Bob Dylan, Canadee-I-O, and Nic Jones' Return to Live Performance
One of the more pointed disputes about Dylan and the folk process, at least until "Love and Theft"'s sporadic yakuza roots were highlighted, was over the credits on Good As I Been To You (some of which were clearly wrong). The most heated one was probably over "Canadee-I-O," which certainly showed the influence of Nic Jones, though perhaps no more so than other influences on any number of other songs that Dylan had recorded in the past.
Still, Jones's situation aroused sympathy. A stone brilliant, marvelously distinctive interpreter of British traditional music, Jones was very badly injured in a devastating car crash in February 1982, which left him unable to perform or record. Clinton Heylin asked, in one of his more notorious open letters, "How about an arrangement credit for the man you purloined it from, Bob, a man who has no means of making a living, no longer even able to play the guitar because of a horrific car accident that ended a promising career?" Jones's manager had already rejected the charges, but they persist.
Here's Dylan's version:
And here's Nic Jones's:
And juxtaposing them, I can't buy into the complaint. Jones's performance of the song is accomplished, his guitar work lovely, his rendition almost impossible to fault. His instrumental figures ornament the song beautifully, and he delivers the lyrics with a distancing that highlights the age of the song, probably more than 150 years old when Jones released it in 1980.
But where Jones performs the song, Dylan inhabits it. His version of the song is rough-hewn and immediate. His guitar work is more than simply functional, but it does not ornament the song; it echoes and underscores Dylan's vocal cadences (which to be sure show Jones's influence). He delivers the lyrics without distance, as though they are events he remembers involving people he knew, yet with freshness, as though they are memories he is rediscovering after not coming to mind since the events themselves (a feature of some of Dylan's finest vocal performances).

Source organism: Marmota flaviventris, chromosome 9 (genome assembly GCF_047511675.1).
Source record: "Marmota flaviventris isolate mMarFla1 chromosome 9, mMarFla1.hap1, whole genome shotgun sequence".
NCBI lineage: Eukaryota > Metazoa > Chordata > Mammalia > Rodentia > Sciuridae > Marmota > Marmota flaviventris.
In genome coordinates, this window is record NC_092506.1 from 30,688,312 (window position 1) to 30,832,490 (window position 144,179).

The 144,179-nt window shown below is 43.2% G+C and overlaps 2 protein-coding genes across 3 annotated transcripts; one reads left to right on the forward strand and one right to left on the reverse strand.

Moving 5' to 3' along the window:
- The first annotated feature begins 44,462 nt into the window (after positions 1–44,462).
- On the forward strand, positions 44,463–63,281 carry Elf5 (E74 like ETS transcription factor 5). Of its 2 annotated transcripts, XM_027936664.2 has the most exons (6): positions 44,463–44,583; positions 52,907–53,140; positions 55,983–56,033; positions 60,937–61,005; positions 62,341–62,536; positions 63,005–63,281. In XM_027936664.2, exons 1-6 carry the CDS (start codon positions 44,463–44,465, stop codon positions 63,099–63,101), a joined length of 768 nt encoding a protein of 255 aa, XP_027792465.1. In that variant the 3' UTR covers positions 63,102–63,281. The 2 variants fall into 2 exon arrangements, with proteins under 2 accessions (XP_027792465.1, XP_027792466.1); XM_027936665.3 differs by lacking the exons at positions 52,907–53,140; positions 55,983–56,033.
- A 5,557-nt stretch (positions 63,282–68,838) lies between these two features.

What these two performances have most in common is that they are extraordinarily good, and bear the individual stamp of each musician.
After his accident, Nic Jones reportedly spent six weeks in a coma. He suffered both extensive physical injuries and, probably, what is today referred to as a traumatic brain injury. After a long, long period of rehabilitation, he managed to regain part of his ability to play guitar (or "do battle with it," as his family described it on his website). In 2010, at a tribute concert, he performed some vocals with the Bandoggs, a group he was once featured in.
On May 28, 2011, a still-fragile Nic Jones gave his first solo performance in nearly 30 years, a brief but thrilling set at a concert honoring him and his music. Publicity for the concert had said only that he would again sing with the Bandoggs. The set concluded with a performance of one of Jones's signature pieces, "Ten Thousand Miles," accompanied by his son on guitar.
Nic Jones and his wife Julia offer what's available of his music for sale here:
It would be fine value for your money as well as a way to support and appreciate a more than deserving musical artist.